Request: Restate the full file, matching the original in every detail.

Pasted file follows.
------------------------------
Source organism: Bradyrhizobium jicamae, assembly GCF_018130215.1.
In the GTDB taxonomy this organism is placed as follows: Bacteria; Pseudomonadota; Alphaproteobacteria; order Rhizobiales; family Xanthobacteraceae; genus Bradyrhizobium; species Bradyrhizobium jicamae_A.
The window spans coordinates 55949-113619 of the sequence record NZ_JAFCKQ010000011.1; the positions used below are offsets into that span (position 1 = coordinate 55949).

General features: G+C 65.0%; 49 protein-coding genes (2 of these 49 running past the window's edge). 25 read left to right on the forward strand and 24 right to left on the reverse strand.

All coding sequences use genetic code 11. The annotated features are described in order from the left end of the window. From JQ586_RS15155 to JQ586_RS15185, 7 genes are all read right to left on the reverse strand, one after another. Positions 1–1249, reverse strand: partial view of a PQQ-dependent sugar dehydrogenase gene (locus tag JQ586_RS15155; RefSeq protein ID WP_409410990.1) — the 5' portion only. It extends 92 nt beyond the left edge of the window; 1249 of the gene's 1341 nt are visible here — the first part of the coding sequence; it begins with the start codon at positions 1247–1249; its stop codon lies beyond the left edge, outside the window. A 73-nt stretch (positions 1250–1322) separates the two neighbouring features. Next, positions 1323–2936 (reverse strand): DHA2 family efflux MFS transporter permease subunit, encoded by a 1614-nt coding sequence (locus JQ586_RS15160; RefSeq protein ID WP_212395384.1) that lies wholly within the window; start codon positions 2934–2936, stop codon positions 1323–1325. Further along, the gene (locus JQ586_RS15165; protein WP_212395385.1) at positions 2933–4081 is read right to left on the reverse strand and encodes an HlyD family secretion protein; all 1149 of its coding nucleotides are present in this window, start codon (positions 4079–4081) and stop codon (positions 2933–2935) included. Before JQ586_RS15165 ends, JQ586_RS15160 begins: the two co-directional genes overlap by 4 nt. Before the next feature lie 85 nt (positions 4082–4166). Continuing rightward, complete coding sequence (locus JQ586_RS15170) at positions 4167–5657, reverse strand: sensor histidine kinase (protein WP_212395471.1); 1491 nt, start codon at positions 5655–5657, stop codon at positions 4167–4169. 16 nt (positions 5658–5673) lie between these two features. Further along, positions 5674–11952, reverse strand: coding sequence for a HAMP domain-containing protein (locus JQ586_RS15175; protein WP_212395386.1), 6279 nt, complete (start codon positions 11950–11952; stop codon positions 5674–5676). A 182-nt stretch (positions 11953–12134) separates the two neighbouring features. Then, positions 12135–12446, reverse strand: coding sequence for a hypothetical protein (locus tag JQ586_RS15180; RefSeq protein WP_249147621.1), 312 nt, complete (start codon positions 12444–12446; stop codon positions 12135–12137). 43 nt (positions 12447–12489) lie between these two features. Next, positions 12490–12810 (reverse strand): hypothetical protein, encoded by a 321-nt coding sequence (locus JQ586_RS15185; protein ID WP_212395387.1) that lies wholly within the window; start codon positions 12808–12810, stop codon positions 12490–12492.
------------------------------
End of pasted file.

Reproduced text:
Source organism: Bradyrhizobium jicamae, assembly GCF_018130215.1.
In the GTDB taxonomy this organism is placed as follows: Bacteria; Pseudomonadota; Alphaproteobacteria; order Rhizobiales; family Xanthobacteraceae; genus Bradyrhizobium; species Bradyrhizobium jicamae_A.
The window spans coordinates 55949-113619 of the sequence record NZ_JAFCKQ010000011.1; the positions used below are offsets into that span (position 1 = coordinate 55949).

General features: G+C 65.0%; 49 protein-coding genes (2 of these 49 running past the window's edge). 25 read left to right on the forward strand and 24 right to left on the reverse strand.

All coding sequences use genetic code 11. The annotated features are described in order from the left end of the window. From JQ586_RS15155 to JQ586_RS15185, 7 genes are all read right to left on the reverse strand, one after another. Positions 1–1249, reverse strand: partial view of a PQQ-dependent sugar dehydrogenase gene (locus tag JQ586_RS15155; RefSeq protein ID WP_409410990.1) — the 5' portion only. It extends 92 nt beyond the left edge of the window; 1249 of the gene's 1341 nt are visible here — the first part of the coding sequence; it begins with the start codon at positions 1247–1249; its stop codon lies beyond the left edge, outside the window. A 73-nt stretch (positions 1250–1322) separates the two neighbouring features. Next, positions 1323–2936 (reverse strand): DHA2 family efflux MFS transporter permease subunit, encoded by a 1614-nt coding sequence (locus JQ586_RS15160; RefSeq protein ID WP_212395384.1) that lies wholly within the window; start codon positions 2934–2936, stop codon positions 1323–1325. Further along, the gene (locus JQ586_RS15165; protein WP_212395385.1) at positions 2933–4081 is read right to left on the reverse strand and encodes an HlyD family secretion protein; all 1149 of its coding nucleotides are present in this window, start codon (positions 4079–4081) and stop codon (positions 2933–2935) included. Before JQ586_RS15165 ends, JQ586_RS15160 begins: the two co-directional genes overlap by 4 nt. Before the next feature lie 85 nt (positions 4082–4166). Continuing rightward, complete coding sequence (locus JQ586_RS15170) at positions 4167–5657, reverse strand: sensor histidine kinase (protein WP_212395471.1); 1491 nt, start codon at positions 5655–5657, stop codon at positions 4167–4169. 16 nt (positions 5658–5673) lie between these two features. Further along, positions 5674–11952, reverse strand: coding sequence for a HAMP domain-containing protein (locus JQ586_RS15175; protein WP_212395386.1), 6279 nt, complete (start codon positions 11950–11952; stop codon positions 5674–5676). A 182-nt stretch (positions 11953–12134) separates the two neighbouring features. Then, positions 12135–12446, reverse strand: coding sequence for a hypothetical protein (locus tag JQ586_RS15180; RefSeq protein WP_249147621.1), 312 nt, complete (start codon positions 12444–12446; stop codon positions 12135–12137). 43 nt (positions 12447–12489) lie between these two features. Next, positions 12490–12810 (reverse strand): hypothetical protein, encoded by a 321-nt coding sequence (locus JQ586_RS15185; protein ID WP_212395387.1) that lies wholly within the window; start codon positions 12808–12810, stop codon positions 12490–12492.